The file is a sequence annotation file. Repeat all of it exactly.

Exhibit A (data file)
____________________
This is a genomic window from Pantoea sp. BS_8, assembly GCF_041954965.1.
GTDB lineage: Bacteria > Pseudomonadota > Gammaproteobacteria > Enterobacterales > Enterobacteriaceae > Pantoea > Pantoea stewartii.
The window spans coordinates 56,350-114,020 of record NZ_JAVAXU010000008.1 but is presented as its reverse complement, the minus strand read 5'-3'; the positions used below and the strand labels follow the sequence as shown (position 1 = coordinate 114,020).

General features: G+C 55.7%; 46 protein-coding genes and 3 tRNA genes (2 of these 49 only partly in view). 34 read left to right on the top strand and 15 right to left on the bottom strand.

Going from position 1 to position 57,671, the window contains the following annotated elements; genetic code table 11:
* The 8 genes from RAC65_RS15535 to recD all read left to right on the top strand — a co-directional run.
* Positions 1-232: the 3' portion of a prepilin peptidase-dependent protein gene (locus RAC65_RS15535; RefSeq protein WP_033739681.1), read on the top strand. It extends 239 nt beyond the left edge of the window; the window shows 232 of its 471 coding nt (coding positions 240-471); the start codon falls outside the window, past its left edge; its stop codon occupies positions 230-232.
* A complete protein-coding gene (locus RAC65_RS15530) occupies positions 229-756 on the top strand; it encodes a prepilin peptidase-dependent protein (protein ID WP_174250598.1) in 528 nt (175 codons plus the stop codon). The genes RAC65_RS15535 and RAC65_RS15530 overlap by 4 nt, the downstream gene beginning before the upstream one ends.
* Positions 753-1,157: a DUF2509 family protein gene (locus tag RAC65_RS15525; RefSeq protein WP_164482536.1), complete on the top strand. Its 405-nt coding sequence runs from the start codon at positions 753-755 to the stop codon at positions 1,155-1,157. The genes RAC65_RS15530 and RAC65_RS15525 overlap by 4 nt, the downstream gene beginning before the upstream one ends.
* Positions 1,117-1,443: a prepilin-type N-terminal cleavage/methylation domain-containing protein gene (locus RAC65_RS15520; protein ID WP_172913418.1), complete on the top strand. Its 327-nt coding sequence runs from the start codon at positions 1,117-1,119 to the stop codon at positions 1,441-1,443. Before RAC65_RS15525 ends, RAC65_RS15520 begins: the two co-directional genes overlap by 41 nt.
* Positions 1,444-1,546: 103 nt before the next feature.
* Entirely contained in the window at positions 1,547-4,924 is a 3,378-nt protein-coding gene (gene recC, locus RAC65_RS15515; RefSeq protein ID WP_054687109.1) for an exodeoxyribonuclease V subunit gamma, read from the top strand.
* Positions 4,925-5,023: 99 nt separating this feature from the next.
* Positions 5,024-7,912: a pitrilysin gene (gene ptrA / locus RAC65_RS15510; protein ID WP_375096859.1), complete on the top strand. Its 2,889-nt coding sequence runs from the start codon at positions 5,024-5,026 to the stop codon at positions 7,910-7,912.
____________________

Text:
This is a genomic window from Pantoea sp. BS_8, assembly GCF_041954965.1.
GTDB lineage: Bacteria > Pseudomonadota > Gammaproteobacteria > Enterobacterales > Enterobacteriaceae > Pantoea > Pantoea stewartii.
The window spans coordinates 56,350-114,020 of record NZ_JAVAXU010000008.1 but is presented as its reverse complement, the minus strand read 5'-3'; the positions used below and the strand labels follow the sequence as shown (position 1 = coordinate 114,020).

General features: G+C 55.7%; 46 protein-coding genes and 3 tRNA genes (2 of these 49 only partly in view). 34 read left to right on the top strand and 15 right to left on the bottom strand.

Going from position 1 to position 57,671, the window contains the following annotated elements; genetic code table 11:
* The 8 genes from RAC65_RS15535 to recD all read left to right on the top strand — a co-directional run.
* Positions 1-232: the 3' portion of a prepilin peptidase-dependent protein gene (locus RAC65_RS15535; RefSeq protein WP_033739681.1), read on the top strand. It extends 239 nt beyond the left edge of the window; the window shows 232 of its 471 coding nt (coding positions 240-471); the start codon falls outside the window, past its left edge; its stop codon occupies positions 230-232.
* A complete protein-coding gene (locus RAC65_RS15530) occupies positions 229-756 on the top strand; it encodes a prepilin peptidase-dependent protein (protein ID WP_174250598.1) in 528 nt (175 codons plus the stop codon). The genes RAC65_RS15535 and RAC65_RS15530 overlap by 4 nt, the downstream gene beginning before the upstream one ends.
* Positions 753-1,157: a DUF2509 family protein gene (locus tag RAC65_RS15525; RefSeq protein WP_164482536.1), complete on the top strand. Its 405-nt coding sequence runs from the start codon at positions 753-755 to the stop codon at positions 1,155-1,157. The genes RAC65_RS15530 and RAC65_RS15525 overlap by 4 nt, the downstream gene beginning before the upstream one ends.
* Positions 1,117-1,443: a prepilin-type N-terminal cleavage/methylation domain-containing protein gene (locus RAC65_RS15520; protein ID WP_172913418.1), complete on the top strand. Its 327-nt coding sequence runs from the start codon at positions 1,117-1,119 to the stop codon at positions 1,441-1,443. Before RAC65_RS15525 ends, RAC65_RS15520 begins: the two co-directional genes overlap by 41 nt.
* Positions 1,444-1,546: 103 nt before the next feature.
* Entirely contained in the window at positions 1,547-4,924 is a 3,378-nt protein-coding gene (gene recC, locus RAC65_RS15515; RefSeq protein ID WP_054687109.1) for an exodeoxyribonuclease V subunit gamma, read from the top strand.
* Positions 4,925-5,023: 99 nt separating this feature from the next.
* Positions 5,024-7,912: a pitrilysin gene (gene ptrA / locus RAC65_RS15510; protein ID WP_375096859.1), complete on the top strand. Its 2,889-nt coding sequence runs from the start codon at positions 5,024-5,026 to the stop codon at positions 7,910-7,912.